• Training - it is to visualise what you will be doing - begin to mentally prepare for your workout en route to the gym - visualise what you will be doing and put your mind in training mode - own your workout and visualise 'smashing it'. Make sure too that your warm-up is appropriate to your goals - a 15/20 minute warm up or cardio session that depletes your energy levels is not going to be appropriate for a strength training session. 
  • Sleep - it is allocating a minimum of 7 hours of sleep, and ditching the phone, iPad, laptop and anything else that emits blue light at least an hour before bed. Sleep is the time our body repairs, protein synthesis takes place, and growth hormone is released; all absolutely critical if we are aiming to for muscle and strength. Research also shows the importance of a dark room, a quiet room, a cool room, a clean room and a comfortable mattress in helping to achieve this. 


  • Compound moves with the barbell and will be the foundation of your strength and size - strength builds size; squats, deadlifts, bench press, rows and overhead press will be fundamental to your routine It is also important to remember that your core strength and mobility are an integral part of this - and so is your rest.
  • For each of the exercises, you need to have goals - what is it you are trying to achieve - strength and size will come from lifting heavier weights - not unless repetition of light weights for small muscle groups. We have a team of experts here at the YMCA - check let them help you achieve your goals.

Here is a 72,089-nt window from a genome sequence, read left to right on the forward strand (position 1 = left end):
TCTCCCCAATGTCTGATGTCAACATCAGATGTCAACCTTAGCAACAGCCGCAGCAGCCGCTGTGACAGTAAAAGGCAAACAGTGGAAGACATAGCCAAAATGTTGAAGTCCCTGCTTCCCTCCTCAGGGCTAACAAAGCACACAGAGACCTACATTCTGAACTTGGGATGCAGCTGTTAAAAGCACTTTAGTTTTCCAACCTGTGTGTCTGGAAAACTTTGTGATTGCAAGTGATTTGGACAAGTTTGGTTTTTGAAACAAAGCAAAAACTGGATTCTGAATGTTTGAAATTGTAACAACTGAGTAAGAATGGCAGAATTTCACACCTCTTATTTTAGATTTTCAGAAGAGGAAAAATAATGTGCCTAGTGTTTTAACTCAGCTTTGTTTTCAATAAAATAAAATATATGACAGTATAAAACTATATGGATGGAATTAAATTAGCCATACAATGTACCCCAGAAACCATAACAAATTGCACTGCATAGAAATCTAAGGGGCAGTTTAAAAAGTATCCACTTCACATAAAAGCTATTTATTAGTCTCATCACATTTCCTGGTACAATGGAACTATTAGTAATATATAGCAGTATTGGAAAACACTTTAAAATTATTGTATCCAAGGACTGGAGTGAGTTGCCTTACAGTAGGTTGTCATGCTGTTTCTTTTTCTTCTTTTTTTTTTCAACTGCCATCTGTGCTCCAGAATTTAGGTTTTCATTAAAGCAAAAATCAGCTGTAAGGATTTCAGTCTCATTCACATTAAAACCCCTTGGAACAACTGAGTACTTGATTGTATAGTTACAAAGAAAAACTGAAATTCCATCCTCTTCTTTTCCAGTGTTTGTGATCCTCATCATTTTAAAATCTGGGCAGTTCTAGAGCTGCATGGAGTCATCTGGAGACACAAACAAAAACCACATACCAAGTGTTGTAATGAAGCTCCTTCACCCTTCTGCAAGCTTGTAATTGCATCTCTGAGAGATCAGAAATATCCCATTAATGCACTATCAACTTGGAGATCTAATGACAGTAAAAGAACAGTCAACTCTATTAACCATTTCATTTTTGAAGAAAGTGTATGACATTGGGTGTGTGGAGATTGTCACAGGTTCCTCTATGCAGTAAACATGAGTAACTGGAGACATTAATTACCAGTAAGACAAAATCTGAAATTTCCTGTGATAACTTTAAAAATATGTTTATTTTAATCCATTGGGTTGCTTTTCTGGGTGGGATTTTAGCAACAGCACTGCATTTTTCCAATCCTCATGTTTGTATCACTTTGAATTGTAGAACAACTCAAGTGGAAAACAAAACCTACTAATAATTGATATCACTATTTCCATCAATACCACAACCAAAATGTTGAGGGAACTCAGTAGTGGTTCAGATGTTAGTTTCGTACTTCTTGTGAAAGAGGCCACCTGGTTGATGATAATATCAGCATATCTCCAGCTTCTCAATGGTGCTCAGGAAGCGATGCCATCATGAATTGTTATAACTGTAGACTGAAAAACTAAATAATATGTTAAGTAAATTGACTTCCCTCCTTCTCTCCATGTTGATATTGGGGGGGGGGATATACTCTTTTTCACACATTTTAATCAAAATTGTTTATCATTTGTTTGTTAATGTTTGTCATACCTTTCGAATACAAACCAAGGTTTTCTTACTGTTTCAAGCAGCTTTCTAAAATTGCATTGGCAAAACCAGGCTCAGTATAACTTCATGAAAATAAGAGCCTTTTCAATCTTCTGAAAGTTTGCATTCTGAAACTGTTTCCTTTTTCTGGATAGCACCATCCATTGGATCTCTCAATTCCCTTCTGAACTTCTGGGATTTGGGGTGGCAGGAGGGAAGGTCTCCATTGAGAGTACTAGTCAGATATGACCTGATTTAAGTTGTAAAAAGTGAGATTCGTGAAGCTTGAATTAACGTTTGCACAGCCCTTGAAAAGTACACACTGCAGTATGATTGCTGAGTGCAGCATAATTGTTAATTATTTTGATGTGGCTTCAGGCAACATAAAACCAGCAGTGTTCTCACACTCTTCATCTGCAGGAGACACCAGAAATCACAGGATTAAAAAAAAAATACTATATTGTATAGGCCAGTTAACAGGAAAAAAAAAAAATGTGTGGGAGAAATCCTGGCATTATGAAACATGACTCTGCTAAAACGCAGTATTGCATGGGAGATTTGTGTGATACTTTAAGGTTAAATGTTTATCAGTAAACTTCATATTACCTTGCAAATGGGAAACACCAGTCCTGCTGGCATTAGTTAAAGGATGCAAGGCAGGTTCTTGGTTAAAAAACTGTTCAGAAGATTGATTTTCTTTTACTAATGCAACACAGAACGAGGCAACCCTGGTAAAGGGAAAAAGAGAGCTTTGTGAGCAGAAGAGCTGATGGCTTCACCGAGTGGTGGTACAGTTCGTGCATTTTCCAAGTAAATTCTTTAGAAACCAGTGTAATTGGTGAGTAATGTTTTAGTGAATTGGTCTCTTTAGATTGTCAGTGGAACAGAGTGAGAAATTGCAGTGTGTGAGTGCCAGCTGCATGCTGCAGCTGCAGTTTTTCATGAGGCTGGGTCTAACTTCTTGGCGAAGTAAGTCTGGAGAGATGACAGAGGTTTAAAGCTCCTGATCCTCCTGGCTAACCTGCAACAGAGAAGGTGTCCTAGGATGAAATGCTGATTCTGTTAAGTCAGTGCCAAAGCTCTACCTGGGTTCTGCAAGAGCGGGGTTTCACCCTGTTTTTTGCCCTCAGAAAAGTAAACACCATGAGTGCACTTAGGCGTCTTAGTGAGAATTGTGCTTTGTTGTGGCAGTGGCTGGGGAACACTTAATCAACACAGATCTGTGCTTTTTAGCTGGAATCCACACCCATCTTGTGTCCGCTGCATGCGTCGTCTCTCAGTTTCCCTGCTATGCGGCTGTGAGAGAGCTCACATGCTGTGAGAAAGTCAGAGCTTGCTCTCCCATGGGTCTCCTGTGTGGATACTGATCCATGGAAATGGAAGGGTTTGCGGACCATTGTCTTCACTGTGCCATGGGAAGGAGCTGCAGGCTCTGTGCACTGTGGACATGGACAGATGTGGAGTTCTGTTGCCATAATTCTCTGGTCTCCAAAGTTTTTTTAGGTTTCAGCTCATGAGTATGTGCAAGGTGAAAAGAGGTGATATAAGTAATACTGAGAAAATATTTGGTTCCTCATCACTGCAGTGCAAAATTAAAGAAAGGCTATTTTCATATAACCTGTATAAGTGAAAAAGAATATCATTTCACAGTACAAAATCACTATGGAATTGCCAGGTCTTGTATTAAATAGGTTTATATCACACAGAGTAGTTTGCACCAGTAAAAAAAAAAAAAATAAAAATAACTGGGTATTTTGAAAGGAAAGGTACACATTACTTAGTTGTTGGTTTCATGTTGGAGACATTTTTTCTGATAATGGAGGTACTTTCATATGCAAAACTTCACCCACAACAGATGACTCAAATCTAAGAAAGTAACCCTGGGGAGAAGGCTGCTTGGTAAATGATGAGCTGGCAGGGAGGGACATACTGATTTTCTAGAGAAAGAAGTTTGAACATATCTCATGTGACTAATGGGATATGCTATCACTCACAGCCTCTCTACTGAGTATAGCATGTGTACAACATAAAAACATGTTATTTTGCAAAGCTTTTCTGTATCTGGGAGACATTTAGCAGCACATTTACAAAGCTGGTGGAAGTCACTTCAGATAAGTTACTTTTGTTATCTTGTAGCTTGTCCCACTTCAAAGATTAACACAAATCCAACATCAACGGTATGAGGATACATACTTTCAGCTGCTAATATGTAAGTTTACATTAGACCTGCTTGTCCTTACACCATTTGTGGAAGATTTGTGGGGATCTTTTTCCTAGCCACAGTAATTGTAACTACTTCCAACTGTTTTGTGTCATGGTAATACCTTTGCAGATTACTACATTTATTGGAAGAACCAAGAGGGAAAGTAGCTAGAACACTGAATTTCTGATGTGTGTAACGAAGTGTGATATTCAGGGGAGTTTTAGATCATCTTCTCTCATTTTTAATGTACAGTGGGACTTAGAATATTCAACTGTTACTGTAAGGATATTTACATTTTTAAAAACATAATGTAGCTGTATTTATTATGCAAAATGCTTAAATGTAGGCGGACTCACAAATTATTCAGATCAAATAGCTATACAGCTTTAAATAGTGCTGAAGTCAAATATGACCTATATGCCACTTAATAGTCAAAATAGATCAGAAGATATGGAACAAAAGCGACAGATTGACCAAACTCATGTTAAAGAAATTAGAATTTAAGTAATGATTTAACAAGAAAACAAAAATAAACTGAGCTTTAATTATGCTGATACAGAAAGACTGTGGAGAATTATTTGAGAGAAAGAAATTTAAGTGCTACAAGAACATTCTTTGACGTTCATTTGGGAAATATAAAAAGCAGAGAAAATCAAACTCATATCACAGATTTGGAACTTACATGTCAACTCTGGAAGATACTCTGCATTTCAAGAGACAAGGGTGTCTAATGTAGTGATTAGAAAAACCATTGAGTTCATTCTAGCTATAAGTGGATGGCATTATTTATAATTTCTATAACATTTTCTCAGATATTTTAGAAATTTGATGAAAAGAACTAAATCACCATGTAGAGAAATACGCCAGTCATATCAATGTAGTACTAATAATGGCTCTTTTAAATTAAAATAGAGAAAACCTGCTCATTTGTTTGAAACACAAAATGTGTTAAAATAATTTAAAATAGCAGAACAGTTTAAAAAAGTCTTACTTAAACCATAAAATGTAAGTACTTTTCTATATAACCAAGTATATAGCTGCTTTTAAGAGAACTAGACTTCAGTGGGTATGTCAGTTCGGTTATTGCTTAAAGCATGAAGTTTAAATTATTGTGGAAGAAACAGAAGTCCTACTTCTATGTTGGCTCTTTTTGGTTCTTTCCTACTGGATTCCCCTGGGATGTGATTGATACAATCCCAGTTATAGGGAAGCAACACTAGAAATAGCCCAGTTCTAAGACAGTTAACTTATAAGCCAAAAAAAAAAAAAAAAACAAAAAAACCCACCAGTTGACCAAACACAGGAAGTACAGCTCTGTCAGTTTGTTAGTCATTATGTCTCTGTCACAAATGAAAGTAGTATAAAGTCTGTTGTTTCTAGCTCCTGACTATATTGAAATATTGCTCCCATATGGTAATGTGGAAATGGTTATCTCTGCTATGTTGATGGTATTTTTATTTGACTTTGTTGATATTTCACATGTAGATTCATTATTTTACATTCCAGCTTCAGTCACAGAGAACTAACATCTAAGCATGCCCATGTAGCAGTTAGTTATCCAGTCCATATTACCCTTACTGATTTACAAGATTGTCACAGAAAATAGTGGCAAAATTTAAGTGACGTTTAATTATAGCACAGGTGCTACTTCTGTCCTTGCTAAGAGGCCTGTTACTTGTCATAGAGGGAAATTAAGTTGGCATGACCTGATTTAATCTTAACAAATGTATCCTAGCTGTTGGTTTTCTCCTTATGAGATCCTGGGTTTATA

• And for that core strength and mobility - Try Yoga, Supple Strength, Primal Patterns and our new classes In-trinity and FloatFit  

Remember too that these are complex moves - very different from pushing a 'pec deck' or 'leg press'. For example, the dead-lift engages more muscles than any other lift, and your timing is crucial for every part. You can only get the timing right if your neuro-muscular pathways are fuelled to their optimum. To fuel your brain and body, think eggs, deep leafy greens, fish and nuts and make sure you don't go low fat! It’s more processed and has more sugars in it. 


This may well mean re-evaluating some of the core beliefs that we have been fed over the years regarding supplementation, eating, calories, fat and carbohydrates - and ditching the processed low fat options we have previously gone for, or the lunchtime sandwich, meal deal or ready meal that has offered convenience and a calorie count. 
  • Reality is you probably need to be eating more on your training days - and eating more carbohydrates and good fat - both things that we previously thought we should avoid to achieve that fit healthy physique. 
  • Another reality is that you MAY put on scale weight as you become stronger and healthier! This is because muscle is heavier than fat - just ask a few of our team members - their body-weight has gone up and they finally have the physique that they want - with a higher percentage of lean muscle, and a lower percentage of body-fat. You can track your own progress with our Body Composition Analysis - speak to a member of our gym team for more details.